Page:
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Role and responsibilities

Effective student representation is a vital part of the University’s efforts to enhance its teaching and learning experience, and to ensure its quality. The overall aim of a student rep is to help improve the learning experience for current and future students by being an effective voice for the student body.

What is the role of a student rep?

The primary role of a student rep is to listen to, collate and communicate the views of all the students they represent, presenting these views at meetings and to staff to bring about positive changes for the student population and the University as a whole. Student reps also work to ensure that they close the feedback loop by communicating the outcomes of any feedback back to students.

Why are student reps important?

Student reps are key to making sure that students’ voices and feedback are heard and utilised by the University and the Student Union. Student reps make a real difference at programme level, but also have many success stories across their departments and beyond.

Student reps can also be helpful for referring students with individual issues to appropriate sources of help where necessary.

Responsibilities of a student rep 

  • Attend relevant training and networking events provided by the SU, your department and/or Division
  • Attend your departmental/Divisional joint consultative forum meetings (as appropriate)
  • Communicate with students and staff effectively
  • Be a good listener
  • Be accessible and approachable
  • Gather the collective opinions of students in your department
  • Be able to put across opinions and feedback honestly and diplomatically – providing both positive and negative feedback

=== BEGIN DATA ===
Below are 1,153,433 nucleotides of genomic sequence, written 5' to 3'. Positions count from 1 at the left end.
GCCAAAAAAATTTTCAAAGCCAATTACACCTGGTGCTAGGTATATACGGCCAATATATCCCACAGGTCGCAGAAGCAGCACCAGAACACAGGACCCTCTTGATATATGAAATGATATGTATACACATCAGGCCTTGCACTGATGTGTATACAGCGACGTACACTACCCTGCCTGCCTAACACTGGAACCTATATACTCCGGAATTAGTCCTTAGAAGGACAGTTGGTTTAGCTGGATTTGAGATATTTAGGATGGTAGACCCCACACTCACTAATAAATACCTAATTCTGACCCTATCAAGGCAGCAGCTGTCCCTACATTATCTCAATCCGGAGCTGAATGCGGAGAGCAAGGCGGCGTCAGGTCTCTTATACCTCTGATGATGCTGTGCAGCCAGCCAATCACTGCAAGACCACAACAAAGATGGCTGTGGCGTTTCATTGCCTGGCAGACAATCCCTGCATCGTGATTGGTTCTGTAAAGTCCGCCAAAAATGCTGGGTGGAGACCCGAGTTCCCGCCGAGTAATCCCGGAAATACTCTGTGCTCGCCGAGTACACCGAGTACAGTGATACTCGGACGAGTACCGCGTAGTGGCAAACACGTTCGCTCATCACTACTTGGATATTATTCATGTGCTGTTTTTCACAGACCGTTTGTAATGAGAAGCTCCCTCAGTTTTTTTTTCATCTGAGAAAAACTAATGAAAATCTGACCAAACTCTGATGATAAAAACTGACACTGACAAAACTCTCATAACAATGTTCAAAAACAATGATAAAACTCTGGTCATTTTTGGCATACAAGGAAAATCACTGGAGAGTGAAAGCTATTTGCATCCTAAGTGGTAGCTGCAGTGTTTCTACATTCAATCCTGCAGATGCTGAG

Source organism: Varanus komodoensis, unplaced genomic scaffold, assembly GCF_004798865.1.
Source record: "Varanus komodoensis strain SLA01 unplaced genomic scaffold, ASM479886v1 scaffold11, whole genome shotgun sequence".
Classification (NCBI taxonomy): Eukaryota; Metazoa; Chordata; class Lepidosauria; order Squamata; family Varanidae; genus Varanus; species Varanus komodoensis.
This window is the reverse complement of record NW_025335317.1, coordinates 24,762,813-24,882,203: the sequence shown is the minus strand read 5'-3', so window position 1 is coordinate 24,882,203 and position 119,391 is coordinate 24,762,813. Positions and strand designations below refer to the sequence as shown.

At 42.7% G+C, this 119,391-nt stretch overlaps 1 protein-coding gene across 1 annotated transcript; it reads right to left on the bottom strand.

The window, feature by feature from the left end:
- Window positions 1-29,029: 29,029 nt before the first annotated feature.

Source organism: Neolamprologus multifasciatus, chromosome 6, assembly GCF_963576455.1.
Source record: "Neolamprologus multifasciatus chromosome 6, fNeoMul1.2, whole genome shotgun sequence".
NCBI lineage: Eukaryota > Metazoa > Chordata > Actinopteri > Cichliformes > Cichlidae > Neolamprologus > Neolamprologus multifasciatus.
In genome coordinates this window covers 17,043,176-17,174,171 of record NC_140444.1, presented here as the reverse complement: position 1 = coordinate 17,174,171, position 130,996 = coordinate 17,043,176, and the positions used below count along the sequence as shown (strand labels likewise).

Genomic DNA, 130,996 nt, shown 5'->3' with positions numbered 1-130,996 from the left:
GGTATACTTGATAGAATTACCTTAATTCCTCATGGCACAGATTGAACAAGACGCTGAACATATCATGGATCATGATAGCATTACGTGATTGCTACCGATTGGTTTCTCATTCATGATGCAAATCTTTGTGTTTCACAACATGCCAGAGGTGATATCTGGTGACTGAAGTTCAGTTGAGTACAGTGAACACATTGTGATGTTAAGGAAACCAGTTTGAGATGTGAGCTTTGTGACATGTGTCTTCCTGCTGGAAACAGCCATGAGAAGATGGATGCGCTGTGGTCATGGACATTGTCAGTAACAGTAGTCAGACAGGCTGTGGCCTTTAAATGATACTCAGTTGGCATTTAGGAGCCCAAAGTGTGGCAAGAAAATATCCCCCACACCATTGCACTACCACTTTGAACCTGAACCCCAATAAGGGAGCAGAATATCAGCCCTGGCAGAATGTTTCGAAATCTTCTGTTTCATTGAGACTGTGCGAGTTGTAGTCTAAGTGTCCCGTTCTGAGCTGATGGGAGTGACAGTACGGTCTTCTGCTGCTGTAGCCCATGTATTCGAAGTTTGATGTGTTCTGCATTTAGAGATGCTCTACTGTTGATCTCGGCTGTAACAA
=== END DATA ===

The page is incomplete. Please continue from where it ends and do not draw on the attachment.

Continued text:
• Discuss student concerns with relevant staff and students
  • Help recommend/create solutions to problems
  • Pass issues on to the relevant people (eg Director of Graduate Studies, Head of Department, Director of MPLS Graduate School, Student Union etc)
  • Contribute to institutional activities
  • Share information between staff, students, Student Union and relevant committees
  • Assist in the dissemination of information to students in your department
  • Respect confidentiality where necessary 

What you will gain from being a student rep 

  • CV enhancement
  • Chance to improve academic standards and the teaching/training that you experience
  • Networking
  • Effective communication
  • Active listening
  • Clear presentation
  • Diplomacy
  • Assertiveness
  • Influencing skills
  • Leadership skills

Meet Juliet Turner, PGR student rep for the MPLS Division

Juliet TurnerJuliet Turner is a DPhil candidate in the Department of Biology. She is the 2022/23 student representative.

“I am very pleased to be chosen as this year’s student rep for MPLS. Having worked as the GJCF representative for Biology last year, I am looking forward to meeting new people from outside my subject area and being involved in more interesting and valuable discussions.

Being a student rep is a great way to see what goes on behind the scenes and learn from experiences you wouldn’t otherwise get. I think it is especially valuable for anyone thinking of working in academia in future. So far I have been very pleased with how relaxed and constructive the discussions are, even when those involved had quite different opinions.

Some of the key issues I care about are accessibility and wellbeing – ensuring that we make academia a welcoming, healthy, and open environment with good representation and communication. I also aim to ensure that sustainability will always be considered when decisions are made – at Oxford we have some world-leading sustainability research so it’s essential that we recognise and implement the recommendations of our own researchers in the things that are unparalleled in importance.” 

Meet Sara Borghi, UG/PGT student rep for the MPLS Division

Sara BorghiSara Borghi is a third-year chemistry student at Merton College. She is the 2021/2022 MPLS Division Rep for undergraduate and graduate taught students. She came to Oxford as an International student in 2020 and has previously represented Merton and Magdalen College in her department.

"I am thrilled to be the new MPLS Division Rep for the 2022/2023 academic year as I am keen to represent all students within the division. Last year I was a member of the Chemistry Joint Consultative Committee (CJCC) and since then I developed a passion for enhancing every facet of the Oxford educational experience.

Being one of the last European students to come to Oxford under the old fee system, I am interested in continuing my predecessor’s work concerning diversity in science in post-Brexit Britain and looking for solutions to maintain the continental and international reputation of our division.